Tony Bosch (60 Minutes - CBS)

So, about Alex Rodriguez’s friend who wanted Tony Bosch dead…

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Someone is going to put him in jail, right?

I mean, MLB’s chief operating officer Rob Manfred made it quite clear on 60 Minutes that the threat against Tony Bosch’s life, made by an associate of Alex Rodriguez, needed to be taken seriously, even if he couldn’t go into any details about it. It’s no secret that MLB had hired guards to protect Bosch after it was revealed that he’d cooperate with the investigation. He wouldn’t name the person behind the threat, other than to connect the person with Rodriguez.

It also seems Manfred wanted us to believe that this, along with the attempted bribing of Bosch, is part of why Rodriguez was suspended for 211 games, reduced now to 162, for his PED usage, when other players got only 50 games. Bug Selig, also interviewed, was so bothered by what Rodriguez did that he couldn’t seem to provide any detail at all. Perhaps it was unsuitable for a prime time network audience. But it was there and it was huge and it was worth an extra 161 games.

So, what about it?

Manfred said that it’s definite that Rodriguez is an associate of this individual, but he added that he couldn’t know if Rodriguez himself was aware of the threat.

Also unknown is whether MLB turned any evidence about said threat over to the proper authorities. Did Bosch want that? It doesn’t seem he ever went to the police himself about any threats. Of course, that probably would have presented some complications, given his various illegal activities.

Indeed, it seems MLB’s only real interest in the threat was as more leverage against Rodriguez. That was certainly how it was presented as tonight. Rather than talk about Bosch’s other clients or how easy MLB’s drug testing was to beat or maybe delve into how the league perhaps benefited from PEDs during the 1990s, we were treated to a segment on how a criminal no one in the audience cares about may have had to fear for his life because of undisclosed threats, even though since, obviously, he’s talking on TV right now, nothing ever came of them.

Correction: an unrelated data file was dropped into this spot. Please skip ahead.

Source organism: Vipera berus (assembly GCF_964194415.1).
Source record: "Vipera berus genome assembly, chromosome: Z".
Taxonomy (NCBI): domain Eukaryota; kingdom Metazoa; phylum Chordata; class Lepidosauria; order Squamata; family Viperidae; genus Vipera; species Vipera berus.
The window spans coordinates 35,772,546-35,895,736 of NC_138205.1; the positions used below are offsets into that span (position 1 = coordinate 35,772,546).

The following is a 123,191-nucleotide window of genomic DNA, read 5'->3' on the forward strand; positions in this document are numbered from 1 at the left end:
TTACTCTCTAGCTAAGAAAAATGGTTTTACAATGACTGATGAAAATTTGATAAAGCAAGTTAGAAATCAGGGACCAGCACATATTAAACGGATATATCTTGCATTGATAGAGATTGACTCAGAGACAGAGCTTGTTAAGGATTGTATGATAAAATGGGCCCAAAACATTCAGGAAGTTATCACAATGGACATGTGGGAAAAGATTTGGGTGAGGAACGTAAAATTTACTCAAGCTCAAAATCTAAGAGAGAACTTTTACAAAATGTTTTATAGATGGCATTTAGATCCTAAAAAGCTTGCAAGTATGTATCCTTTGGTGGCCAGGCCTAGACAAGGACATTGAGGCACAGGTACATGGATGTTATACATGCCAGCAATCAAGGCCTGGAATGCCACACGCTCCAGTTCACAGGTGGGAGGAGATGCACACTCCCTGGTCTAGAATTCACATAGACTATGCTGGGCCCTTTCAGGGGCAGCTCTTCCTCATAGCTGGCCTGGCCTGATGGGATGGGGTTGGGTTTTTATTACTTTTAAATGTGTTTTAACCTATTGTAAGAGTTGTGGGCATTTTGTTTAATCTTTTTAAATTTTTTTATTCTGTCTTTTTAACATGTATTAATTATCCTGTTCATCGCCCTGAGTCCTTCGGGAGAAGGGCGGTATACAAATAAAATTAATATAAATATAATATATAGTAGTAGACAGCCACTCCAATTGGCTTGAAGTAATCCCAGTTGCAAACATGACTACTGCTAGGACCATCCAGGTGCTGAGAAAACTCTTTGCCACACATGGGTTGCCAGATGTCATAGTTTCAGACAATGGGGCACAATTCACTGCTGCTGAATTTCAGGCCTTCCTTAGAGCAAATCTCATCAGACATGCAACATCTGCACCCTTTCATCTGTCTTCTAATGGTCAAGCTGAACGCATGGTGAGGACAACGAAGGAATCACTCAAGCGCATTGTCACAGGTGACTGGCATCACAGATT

And that seems incredibly weak to me. There was no investigating on the part of 60 Minutes here: everything from tonight’s program was supplied by Bosch and documents owned by MLB. If the segment was going to spend time on this threat on Bosch’s life, it would have been nice had it dug up some facts on who actually made the threat. Bosch knows. Manfred knows. Selig knows. So, why don’t we?

Jake Peavy is having a bad go of things right now

SAN FRANCISCO, CA - MAY 25: Jake Peavy #22 of the San Francisco Giants pitches against the San Diego Padres during the first inning at AT&T Park on May 25, 2016 in San Francisco, California.  (Photo by Jason O. Watson/Getty Images)